The department assesses applications for the use of state insignia including the South Australian badge and coat of arms.

Under the Unauthorised Documents Act 1916, no one can print, publish or manufacture the symbols without permission, and they cannot be used for commercial purposes.


Picture of South Australian flag

The State Flag, which is flown from government buildings and vessels, was authorised by proclamation on 13 January 1904. It comprises the Blue Ensign, which is the Union Jack in the top left corner (canton) and the blue background, with the State Badge in the fly (area farthest from the flag pole).


Picture of the State Badge

The State Badge is described heraldically as:

the Rising Sun Or (gold) with thereon an Australian Piping Shrike displayed proper, and standing on a staff of a gum tree raguly (bough), gules (red) and vert (green)

The State Badge of a piping shrike (also known as a White Backed Magpie), was notified by a proclamation gazetted on 14 January 1904. The original drawing of the piping shrike was done in 1904 by Robert Craig of the School of Arts. A later drawing was done in 1910 by Harry P Gill, who was the Principal of the School of Arts.

State colours

Picture of the State Colours including Pantone 295, Pantone 199 and Pantone 137

Blue (Pantone 295), red (Pantone 199) and gold (Pantone 137) were adopted as the official State Colours of South Australia on 25 November 1982.

The colours can be used by individuals or organisations without permission.

Coat of arms

Picture of the State Coat of Arms

The State Coat of Arms, conferred in a proclamation gazetted on 19 April 1984, replaces an earlier Coat of Arms conferred by King Edward VIII in 1936.

The Armorial Bearings are described heraldically as:

for Arms, Azure on the rising sun depicted as a roundel or an Australian Piping Shrike displayed and standing on the staff of a Gum Tree proper and for the Crest on a wreath or Azure and Gules Four sprigs of Sturt's Desert Pea proper the Shield upon a Compartment comprising a grassy mount and in front of two Vines growing therefrom each entwining their stakes proper on either side thereof stalks of Wheat and Barley and the dexter side scattered with Citrus Fruits and lying on the sinister side two Cog Wheels with between them a Miner's Pick also proper together with on a Scroll the name "South Australia ".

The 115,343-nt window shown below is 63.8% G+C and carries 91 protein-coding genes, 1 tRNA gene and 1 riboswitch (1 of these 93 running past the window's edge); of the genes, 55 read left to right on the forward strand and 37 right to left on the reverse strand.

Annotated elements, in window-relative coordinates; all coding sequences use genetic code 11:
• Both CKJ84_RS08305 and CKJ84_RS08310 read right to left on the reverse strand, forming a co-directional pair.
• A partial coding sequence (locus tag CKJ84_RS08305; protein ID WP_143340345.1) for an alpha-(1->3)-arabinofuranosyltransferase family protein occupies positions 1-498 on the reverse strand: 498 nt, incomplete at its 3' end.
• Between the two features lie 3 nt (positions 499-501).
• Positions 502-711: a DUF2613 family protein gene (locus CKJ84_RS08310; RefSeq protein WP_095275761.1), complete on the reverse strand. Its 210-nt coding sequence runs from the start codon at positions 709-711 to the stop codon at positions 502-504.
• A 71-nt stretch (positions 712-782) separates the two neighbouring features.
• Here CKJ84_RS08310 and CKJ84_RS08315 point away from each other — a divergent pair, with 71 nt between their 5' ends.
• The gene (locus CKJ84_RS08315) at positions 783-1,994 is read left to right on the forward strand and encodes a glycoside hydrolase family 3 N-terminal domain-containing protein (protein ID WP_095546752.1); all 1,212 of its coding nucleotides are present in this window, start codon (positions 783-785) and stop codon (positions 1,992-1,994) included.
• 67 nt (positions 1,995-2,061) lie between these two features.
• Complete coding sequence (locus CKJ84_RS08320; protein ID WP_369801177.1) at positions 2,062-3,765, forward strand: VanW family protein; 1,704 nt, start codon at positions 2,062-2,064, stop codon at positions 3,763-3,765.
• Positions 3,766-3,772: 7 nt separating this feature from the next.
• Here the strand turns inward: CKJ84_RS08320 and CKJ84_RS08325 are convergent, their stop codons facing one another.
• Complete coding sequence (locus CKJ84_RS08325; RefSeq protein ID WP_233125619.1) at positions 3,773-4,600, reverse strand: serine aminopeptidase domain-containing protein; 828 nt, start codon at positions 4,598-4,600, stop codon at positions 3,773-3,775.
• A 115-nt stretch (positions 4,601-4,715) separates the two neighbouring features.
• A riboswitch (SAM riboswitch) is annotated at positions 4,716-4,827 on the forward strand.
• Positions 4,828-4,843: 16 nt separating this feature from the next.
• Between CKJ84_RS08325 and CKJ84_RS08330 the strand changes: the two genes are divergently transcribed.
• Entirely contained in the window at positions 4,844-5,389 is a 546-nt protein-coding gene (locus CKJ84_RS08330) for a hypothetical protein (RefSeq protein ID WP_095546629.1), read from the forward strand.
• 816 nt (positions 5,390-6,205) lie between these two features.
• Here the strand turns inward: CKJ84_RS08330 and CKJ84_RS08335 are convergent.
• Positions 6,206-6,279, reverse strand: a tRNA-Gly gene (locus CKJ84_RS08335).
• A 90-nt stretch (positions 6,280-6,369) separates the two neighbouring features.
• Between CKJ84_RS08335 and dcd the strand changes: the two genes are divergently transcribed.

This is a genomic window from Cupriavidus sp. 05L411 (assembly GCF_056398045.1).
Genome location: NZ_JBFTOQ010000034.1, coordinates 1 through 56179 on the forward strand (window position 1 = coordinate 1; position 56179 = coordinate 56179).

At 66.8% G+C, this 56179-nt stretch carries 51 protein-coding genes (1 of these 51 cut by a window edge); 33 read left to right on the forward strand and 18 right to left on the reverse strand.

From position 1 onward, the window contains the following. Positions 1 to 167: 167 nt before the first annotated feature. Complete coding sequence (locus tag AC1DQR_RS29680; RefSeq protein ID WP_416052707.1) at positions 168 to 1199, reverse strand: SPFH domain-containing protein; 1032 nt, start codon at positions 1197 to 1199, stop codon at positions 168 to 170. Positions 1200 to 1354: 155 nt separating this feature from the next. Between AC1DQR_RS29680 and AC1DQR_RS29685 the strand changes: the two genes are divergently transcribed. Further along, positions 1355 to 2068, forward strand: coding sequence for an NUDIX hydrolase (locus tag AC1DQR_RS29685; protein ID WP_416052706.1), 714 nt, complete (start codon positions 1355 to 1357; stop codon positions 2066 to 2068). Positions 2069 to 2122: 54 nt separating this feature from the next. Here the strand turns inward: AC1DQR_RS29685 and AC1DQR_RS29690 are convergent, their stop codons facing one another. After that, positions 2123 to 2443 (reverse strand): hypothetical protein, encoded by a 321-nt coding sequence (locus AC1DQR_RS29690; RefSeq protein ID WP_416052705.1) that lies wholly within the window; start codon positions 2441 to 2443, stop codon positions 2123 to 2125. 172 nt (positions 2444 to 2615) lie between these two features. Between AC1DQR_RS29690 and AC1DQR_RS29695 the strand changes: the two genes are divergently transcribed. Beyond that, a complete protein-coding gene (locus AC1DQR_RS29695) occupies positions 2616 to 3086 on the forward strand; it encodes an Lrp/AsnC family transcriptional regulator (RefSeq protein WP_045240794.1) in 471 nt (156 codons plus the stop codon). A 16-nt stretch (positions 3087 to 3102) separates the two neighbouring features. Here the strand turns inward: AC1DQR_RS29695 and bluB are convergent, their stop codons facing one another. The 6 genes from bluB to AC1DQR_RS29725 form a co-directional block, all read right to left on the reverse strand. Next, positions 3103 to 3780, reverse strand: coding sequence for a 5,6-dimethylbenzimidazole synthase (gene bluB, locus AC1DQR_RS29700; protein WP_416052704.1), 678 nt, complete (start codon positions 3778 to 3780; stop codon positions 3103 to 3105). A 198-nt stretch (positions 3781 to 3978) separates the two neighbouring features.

Please contact our Protocol Unit for further information about the use of state insignia.

State emblems

The seven state emblems are unique representations of South Australia’s flora, fauna, cloth, geology and marine life.

  • The Sturt’s Desert Pea was adopted as South Australia’s floral emblem on 23 November 1961.
  • The southern hairy-nosed wombat was adopted as South Australia’s fauna emblem on 27 August 1970.
  • The opal was adopted as South Australia’s gemstone emblem on 15 August 1985.
  • The leafy sea dragon was adopted as South Australia’s marine emblem on 8 February 2001.
  • The Spriggina Floundersi was adopted as South Australia’s fossil emblem on 14 February 2017.
  • Bornite was adopted and South Australia’s Mineral Emblem Mineral emblem on 28 June 2017.
  • The State Tartan (registration number 3281) was adopted as South Australia’s State Tartan on 20 February 2018.

Photo of Sturt Desert PeaPhoto of Southern hairy nosed wombatPicture of OpalPhoto of Leafy sea dragonPhoto of Spriggina Floundersiphoto of hand holding BornitePicture of Tartan South Australia